UAE condemns Taliban decision to ban women from working in NGOs across Afghanistan

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The UAE has condemned the Taliban’s decision to ban women from working in NGOs across Afghanistan, the country’s foreign ministry said on Monday.

Afghanistan’s economy ministry on December 24 ordered all non-governmental organizations (NGOs) not to let female staff work until further notice.

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Assistant Minister of Foreign Affairs and Representative of the UAE to the United Nations Lana Nusseibeh warned that “the decision will further impede the provision of humanitarian relief in the country and affect the most vulnerable in society, including women, children, and the elderly.”

She said that two-thirds of Afghanistan’s population is in need of humanitarian assistance, and six million people are at risk of starvation.

“Islam honors the role of women and upholds their rights,” Nusseibeh reportedly added.

The order does not apply directly to the United Nations, but many of its programs are carried out by local and international NGOs subject to the order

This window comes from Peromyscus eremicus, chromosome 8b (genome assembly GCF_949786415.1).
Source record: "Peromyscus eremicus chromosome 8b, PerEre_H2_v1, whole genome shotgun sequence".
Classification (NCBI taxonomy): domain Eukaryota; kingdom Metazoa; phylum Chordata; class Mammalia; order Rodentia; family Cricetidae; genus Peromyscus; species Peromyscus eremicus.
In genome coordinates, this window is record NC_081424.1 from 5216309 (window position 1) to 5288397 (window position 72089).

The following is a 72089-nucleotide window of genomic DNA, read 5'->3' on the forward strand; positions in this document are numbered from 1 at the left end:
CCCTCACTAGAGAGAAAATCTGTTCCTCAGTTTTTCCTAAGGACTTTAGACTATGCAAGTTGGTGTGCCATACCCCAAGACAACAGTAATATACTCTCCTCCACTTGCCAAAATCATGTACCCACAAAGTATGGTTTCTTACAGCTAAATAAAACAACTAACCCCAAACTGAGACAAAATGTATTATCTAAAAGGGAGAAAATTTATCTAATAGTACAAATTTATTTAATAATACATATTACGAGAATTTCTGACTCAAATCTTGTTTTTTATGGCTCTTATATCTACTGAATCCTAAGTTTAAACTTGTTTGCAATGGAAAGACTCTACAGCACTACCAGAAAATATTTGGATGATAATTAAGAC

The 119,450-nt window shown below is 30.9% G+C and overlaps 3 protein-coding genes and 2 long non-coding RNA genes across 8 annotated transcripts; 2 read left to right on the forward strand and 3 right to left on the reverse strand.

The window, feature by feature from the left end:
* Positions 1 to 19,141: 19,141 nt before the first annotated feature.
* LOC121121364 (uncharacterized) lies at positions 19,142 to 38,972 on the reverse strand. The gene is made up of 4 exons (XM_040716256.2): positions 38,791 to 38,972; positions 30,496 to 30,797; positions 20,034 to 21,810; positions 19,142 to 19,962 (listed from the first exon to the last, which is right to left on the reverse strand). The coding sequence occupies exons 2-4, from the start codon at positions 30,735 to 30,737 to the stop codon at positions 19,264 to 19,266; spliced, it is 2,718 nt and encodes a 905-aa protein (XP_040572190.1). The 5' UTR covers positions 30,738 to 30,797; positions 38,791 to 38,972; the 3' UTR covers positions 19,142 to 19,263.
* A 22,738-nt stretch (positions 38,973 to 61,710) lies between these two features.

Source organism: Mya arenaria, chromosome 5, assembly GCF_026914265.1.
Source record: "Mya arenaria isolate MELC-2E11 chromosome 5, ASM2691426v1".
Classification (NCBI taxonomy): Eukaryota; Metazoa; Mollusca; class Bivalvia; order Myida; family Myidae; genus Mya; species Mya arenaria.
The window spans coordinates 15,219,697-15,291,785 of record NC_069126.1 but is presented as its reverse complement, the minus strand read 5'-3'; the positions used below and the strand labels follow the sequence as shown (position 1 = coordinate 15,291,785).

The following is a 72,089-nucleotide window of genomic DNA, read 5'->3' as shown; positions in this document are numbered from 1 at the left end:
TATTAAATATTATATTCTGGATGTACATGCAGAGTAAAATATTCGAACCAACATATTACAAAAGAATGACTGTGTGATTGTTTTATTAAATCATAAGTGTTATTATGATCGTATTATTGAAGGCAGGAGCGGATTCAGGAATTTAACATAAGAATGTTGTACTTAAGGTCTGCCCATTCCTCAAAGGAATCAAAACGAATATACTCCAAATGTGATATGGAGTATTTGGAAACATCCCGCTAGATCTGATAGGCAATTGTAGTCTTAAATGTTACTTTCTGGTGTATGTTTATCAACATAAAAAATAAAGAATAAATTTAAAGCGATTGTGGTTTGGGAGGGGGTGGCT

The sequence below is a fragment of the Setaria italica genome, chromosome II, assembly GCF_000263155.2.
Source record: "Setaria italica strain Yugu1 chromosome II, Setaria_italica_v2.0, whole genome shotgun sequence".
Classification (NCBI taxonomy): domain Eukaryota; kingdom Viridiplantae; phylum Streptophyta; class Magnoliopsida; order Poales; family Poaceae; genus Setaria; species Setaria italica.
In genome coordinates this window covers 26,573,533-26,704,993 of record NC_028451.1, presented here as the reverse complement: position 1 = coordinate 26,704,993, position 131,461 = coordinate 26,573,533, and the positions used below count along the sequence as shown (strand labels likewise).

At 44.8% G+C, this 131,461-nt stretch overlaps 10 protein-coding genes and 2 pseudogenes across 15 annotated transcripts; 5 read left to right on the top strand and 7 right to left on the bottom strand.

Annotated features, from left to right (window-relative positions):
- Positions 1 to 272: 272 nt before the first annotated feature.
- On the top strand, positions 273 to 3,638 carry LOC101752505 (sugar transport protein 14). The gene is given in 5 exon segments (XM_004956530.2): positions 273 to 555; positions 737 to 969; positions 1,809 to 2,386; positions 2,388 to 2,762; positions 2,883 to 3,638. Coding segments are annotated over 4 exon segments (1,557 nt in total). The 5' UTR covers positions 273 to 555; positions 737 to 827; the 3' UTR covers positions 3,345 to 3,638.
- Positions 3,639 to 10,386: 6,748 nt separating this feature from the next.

The latest statement comes only four days after the UAE denounced the Taliban-run government’s decision to suspend university access for female students.

Sheikh Abdullah bin Zayed Al Nahyan, the UAE's Minister of Foreign Affairs and International Cooperation and his counterpart Bilawal Bhutto Zardari, Minister of Foreign Affairs of Pakistan, discussed the decision in a phone call, Emirates News Agency WAM reported last week.

The two top diplomats emphasized that Islam as a religion devoted significant attention to women, granted them a privileged position, and safeguarded their rights.

They affirmed the need to guarantee women's rights, as well as the importance of full and equal participation of women and girls in all aspects of life.

Saudi Arabia’s foreign ministry also called on the Taliban to reverse the move.

On Monday, the acting head of the United Nations’ mission to Afghanistan told the Taliban administration’s acting economy minister to reverse the decision to ban female NGO workers during a meeting, according to a statement.

“Millions of Afghans need humanitarian assistance and removing barriers is vital,” UNAMA said in the statement, adding that UNAMA’s acting head and humanitarian coordinator Ramiz Alakbarov had met with Economy Minister Mohammad Hanif.

Afghanistan’s already struggling economy has tipped into crisis since the Taliban took over in 2021, with the country facing sanctions and cuts in development aid.

Humanitarian aid, aimed at meeting urgent needs, has provided a lifeline to millions of people. Over half of Afghanistan’s population are reliant on humanitarian aid, according to the International Rescue Committee.

Read more:

Fifth aid group suspends Afghan work after Taliban ban on women staff

UN official meets Taliban, urges reverse of NGO female worker ban

UAE, Pakistan, MWL denounce Taliban’s university ban for Afghan women

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